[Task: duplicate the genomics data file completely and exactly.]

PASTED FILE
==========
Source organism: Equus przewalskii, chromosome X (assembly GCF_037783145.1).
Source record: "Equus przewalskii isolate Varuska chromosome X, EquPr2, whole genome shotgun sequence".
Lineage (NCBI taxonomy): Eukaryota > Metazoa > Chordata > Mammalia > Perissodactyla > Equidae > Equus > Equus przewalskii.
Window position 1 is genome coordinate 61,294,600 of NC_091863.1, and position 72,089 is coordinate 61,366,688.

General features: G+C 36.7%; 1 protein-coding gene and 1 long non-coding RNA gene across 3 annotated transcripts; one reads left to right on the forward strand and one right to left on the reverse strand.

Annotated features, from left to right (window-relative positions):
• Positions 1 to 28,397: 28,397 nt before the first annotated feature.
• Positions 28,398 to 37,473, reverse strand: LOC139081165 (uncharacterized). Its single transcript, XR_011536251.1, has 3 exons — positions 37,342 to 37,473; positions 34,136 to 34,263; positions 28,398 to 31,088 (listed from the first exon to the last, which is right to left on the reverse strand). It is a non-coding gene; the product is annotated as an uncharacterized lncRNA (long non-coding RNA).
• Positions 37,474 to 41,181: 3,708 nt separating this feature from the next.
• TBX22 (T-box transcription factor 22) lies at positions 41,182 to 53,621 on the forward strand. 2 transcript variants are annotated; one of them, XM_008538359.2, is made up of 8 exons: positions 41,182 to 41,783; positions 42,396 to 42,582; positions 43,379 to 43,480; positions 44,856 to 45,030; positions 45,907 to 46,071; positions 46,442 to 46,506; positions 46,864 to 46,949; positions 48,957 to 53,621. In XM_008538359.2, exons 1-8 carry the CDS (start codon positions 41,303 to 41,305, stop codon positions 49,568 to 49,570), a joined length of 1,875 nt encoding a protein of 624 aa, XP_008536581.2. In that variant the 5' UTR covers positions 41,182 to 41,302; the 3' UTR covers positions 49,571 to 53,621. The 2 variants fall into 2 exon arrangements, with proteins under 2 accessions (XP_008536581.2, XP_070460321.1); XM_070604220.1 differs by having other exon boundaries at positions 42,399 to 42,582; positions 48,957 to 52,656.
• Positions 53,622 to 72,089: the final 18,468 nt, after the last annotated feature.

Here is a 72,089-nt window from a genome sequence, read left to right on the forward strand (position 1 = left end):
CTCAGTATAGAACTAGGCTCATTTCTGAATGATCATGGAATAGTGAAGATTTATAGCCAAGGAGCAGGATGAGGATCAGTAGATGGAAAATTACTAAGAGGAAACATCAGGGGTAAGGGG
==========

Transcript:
Source organism: Equus przewalskii, chromosome X (assembly GCF_037783145.1).
Source record: "Equus przewalskii isolate Varuska chromosome X, EquPr2, whole genome shotgun sequence".
Lineage (NCBI taxonomy): Eukaryota > Metazoa > Chordata > Mammalia > Perissodactyla > Equidae > Equus > Equus przewalskii.
Window position 1 is genome coordinate 61,294,600 of NC_091863.1, and position 72,089 is coordinate 61,366,688.

General features: G+C 36.7%; 1 protein-coding gene and 1 long non-coding RNA gene across 3 annotated transcripts; one reads left to right on the forward strand and one right to left on the reverse strand.

Annotated features, from left to right (window-relative positions):
• Positions 1 to 28,397: 28,397 nt before the first annotated feature.
• Positions 28,398 to 37,473, reverse strand: LOC139081165 (uncharacterized). Its single transcript, XR_011536251.1, has 3 exons — positions 37,342 to 37,473; positions 34,136 to 34,263; positions 28,398 to 31,088 (listed from the first exon to the last, which is right to left on the reverse strand). It is a non-coding gene; the product is annotated as an uncharacterized lncRNA (long non-coding RNA).
• Positions 37,474 to 41,181: 3,708 nt separating this feature from the next.
• TBX22 (T-box transcription factor 22) lies at positions 41,182 to 53,621 on the forward strand. 2 transcript variants are annotated; one of them, XM_008538359.2, is made up of 8 exons: positions 41,182 to 41,783; positions 42,396 to 42,582; positions 43,379 to 43,480; positions 44,856 to 45,030; positions 45,907 to 46,071; positions 46,442 to 46,506; positions 46,864 to 46,949; positions 48,957 to 53,621. In XM_008538359.2, exons 1-8 carry the CDS (start codon positions 41,303 to 41,305, stop codon positions 49,568 to 49,570), a joined length of 1,875 nt encoding a protein of 624 aa, XP_008536581.2. In that variant the 5' UTR covers positions 41,182 to 41,302; the 3' UTR covers positions 49,571 to 53,621. The 2 variants fall into 2 exon arrangements, with proteins under 2 accessions (XP_008536581.2, XP_070460321.1); XM_070604220.1 differs by having other exon boundaries at positions 42,399 to 42,582; positions 48,957 to 52,656.
• Positions 53,622 to 72,089: the final 18,468 nt, after the last annotated feature.

Here is a 72,089-nt window from a genome sequence, read left to right on the forward strand (position 1 = left end):
CTCAGTATAGAACTAGGCTCATTTCTGAATGATCATGGAATAGTGAAGATTTATAGCCAAGGAGCAGGATGAGGATCAGTAGATGGAAAATTACTAAGAGGAAACATCAGGGGTAAGGGG